Plant Genetic Resources Centres (PSRC) are a strategic resource for sustainable crop production. They play an important role in safeguarding food and nutritional security for now and the future.

They help to bridge the past and future by ensuring the continued availability of genetic resources for research, breeding and improved seed delivery for sustainable and resilient agricultural systems.

Achieving this task requires continuous crop improvement and variety adaptation to different agro-ecological regions.

Zambia Agricultural Research Institute (ZARI) through its National Plant Genetic Resources Centre (NPGRC) has this year safety duplicated 260 sweet potatoes and 40 cassava collections at the SADC Plant Genetic Resources Centre (SPGRC).

This is the first time in the history of the country for NPGRC to undertake such an initiative since the establishment of gene-bank in 1989.

Principal Assistant Biometrician, Masiye Tembo, disclosed that 260 collections of sweet potatoes and 40 collections of cassava which are farmer varieties have been duplicated at SPGRC to mitigate the loss.

Mr. Tembo noted that the loss of genetic diversity reduces the chances for sustainably managing resilient agriculture in the advent of adverse climatic conditions.

“Previously we had conserved the collections of these root and tuber crops in the field gene-bank at Mount Makulu Research Station. Unfortunately, the crops were wiped off due to lack of a functional irrigation facility coupled with diseases outbreak,” he explained.

He added that to avert the earlier challenges that led to the extinction of the root and tuber seed collection at the filed Genebank at Mt. Makulu research station, the procuring an irrigation system is at tender stage and the institute’s Pathology section has heightened surveillance measures and screening of the crops for pests and diseases.

Mr. Tembo also disclosed that ZARI through its NPGRC plans to further safety duplicate sweet potato collections to the International Potato Centre (CIP) in Peru, in South America.

Safety duplication is the process of duplicating genetically identical sub-samples of a collection to mitigate the risk of its partial or total loss caused by natural or man-made disasters.

This process is important because it assures good security regardless of the situation and protects the breeding endeavours for future varieties of the crops.

For example, when war broke out in Syria around 2012 the entire Genebank was reduced to ashes, but because Syria had taken the initiative to safety duplicated their Genebank materials at Svalbard Genebank in Norway, the process of restoring and rebuilding the national Genebank after the war was easier.

Mr. Tembo added that the collections for sweet potato were from Copperbelt, North-Western, Eastern and Southern Provinces while cassava collections came from Luapula and Northern Provinces.

He further added that farmers have always had their own local varieties which are used by researchers in breeding programmes to come up with improved varieties which are tolerant to harsh climatic conditions, diseases and pests.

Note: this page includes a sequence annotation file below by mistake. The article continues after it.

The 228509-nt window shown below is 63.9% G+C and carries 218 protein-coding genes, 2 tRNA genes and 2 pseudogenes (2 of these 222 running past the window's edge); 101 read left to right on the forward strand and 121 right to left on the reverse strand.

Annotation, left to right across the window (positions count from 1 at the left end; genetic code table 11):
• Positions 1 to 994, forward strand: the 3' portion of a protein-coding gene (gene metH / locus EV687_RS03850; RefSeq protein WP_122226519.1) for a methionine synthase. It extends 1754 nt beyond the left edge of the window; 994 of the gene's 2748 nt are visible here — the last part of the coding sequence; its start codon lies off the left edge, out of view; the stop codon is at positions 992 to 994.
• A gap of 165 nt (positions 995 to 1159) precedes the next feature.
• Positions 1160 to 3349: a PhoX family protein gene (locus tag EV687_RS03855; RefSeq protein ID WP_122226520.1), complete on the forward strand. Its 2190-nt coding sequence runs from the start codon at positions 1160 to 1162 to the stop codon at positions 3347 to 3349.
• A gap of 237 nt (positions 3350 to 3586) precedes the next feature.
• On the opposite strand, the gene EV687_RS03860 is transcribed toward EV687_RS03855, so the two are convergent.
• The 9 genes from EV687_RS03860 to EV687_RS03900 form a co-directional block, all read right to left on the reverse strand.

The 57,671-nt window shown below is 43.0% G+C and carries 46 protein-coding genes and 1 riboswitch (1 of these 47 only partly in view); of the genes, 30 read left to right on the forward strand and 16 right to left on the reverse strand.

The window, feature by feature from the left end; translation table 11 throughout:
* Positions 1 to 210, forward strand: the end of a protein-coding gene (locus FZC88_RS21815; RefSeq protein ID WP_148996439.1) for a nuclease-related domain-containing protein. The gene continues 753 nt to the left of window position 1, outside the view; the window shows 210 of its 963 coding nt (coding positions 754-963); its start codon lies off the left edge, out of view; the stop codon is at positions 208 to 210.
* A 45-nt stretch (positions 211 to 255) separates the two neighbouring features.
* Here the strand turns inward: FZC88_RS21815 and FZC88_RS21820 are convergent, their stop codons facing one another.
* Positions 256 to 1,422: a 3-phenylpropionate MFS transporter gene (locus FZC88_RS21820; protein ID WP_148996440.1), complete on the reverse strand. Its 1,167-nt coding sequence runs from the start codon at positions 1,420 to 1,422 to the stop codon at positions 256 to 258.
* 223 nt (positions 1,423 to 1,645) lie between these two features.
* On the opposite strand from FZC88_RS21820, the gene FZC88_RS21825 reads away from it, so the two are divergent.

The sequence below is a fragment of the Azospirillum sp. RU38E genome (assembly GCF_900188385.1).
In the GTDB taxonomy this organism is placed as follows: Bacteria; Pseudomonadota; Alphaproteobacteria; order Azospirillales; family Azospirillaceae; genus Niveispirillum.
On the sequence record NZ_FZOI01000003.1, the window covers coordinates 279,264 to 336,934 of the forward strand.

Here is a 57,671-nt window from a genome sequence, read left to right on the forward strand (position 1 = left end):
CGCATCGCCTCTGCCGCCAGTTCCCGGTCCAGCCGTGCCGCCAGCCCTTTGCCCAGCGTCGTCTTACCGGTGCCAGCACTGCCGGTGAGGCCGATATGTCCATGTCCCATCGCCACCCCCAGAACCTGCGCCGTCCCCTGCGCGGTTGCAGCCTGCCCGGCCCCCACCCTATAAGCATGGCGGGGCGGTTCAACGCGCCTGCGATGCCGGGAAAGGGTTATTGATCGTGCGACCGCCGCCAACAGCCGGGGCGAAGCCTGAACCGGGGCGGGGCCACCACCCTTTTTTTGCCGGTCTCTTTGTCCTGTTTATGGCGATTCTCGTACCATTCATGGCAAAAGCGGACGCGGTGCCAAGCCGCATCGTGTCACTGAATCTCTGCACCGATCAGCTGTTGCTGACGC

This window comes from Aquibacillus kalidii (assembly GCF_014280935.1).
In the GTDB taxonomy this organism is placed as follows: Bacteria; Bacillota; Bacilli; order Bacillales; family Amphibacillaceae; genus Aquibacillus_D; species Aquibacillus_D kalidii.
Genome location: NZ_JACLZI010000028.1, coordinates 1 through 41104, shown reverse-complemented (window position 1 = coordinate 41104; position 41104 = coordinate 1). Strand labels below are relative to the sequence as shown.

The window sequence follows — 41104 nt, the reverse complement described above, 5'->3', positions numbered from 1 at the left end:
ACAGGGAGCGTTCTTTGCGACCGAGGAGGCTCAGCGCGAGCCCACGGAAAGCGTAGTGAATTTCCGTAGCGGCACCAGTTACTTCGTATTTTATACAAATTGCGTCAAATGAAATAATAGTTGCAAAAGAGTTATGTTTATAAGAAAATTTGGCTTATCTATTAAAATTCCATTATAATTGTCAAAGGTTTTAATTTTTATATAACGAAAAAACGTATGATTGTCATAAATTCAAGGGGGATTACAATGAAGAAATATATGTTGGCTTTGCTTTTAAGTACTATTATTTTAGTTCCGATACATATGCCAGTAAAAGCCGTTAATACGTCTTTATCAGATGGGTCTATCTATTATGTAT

“The idea of dealing with both local or farmer varieties and improved varieties is to provide access to diverse range of seeds that farmers need at their doorstep,” he emphasised.

He mentioned Kyapatala, Bina Viki, Kingovwa, Ze Blue and Zambezi as the notable farmer preferred collections for sweet potato while for cassava its Ngulula, Fentule, Chilima Beni, Nakulu Bwalya and Chililalila.

And Principal Agricultural Research Officer at ZARI, Graybill Munkombwe, stated that farmers play an important role in the conservation and sustainable utilisation of seed collections.

Mr. Munkombwe noted that farmers are custodians of local agricultural materials through their own established community seed banks; adding that farmers are critical in safeguarding the local seed varieties.

“As part of our mandate at the NPGRC, we run what we call restoration programmes to communities which have lost certain local seed varieties due to natural disasters,” he added.

Community seed banks tend to focus on specific crops that are locally important. Some have emphasis on reviving the traditional crops associated with local culture.

Well-managed gene-banks at community or national level both safeguard genetic diversity and make it available to breeders.

The value of conserving crop genetic resources is realised only through their effective use. This calls for establishment of strong linkages between farmers, researchers, breeders and ultimately consumers.

It is envisaged that this process will go a long way in safeguarding Zambia’s collection of root and tuber germplasm currently being conserved at NPGRC, and further propel the centre’s impetus to undertake more varied and diverse collection endeavours for additional stores of vegetatively-propagated germplasm.

The safety duplication of these root and tuber crops was facilitated by the Global Crop Diversity Trust (Crop Trust) through the Seeds for Resilience (S4R) project, under the auspices of the KfW Development Bank of Germany.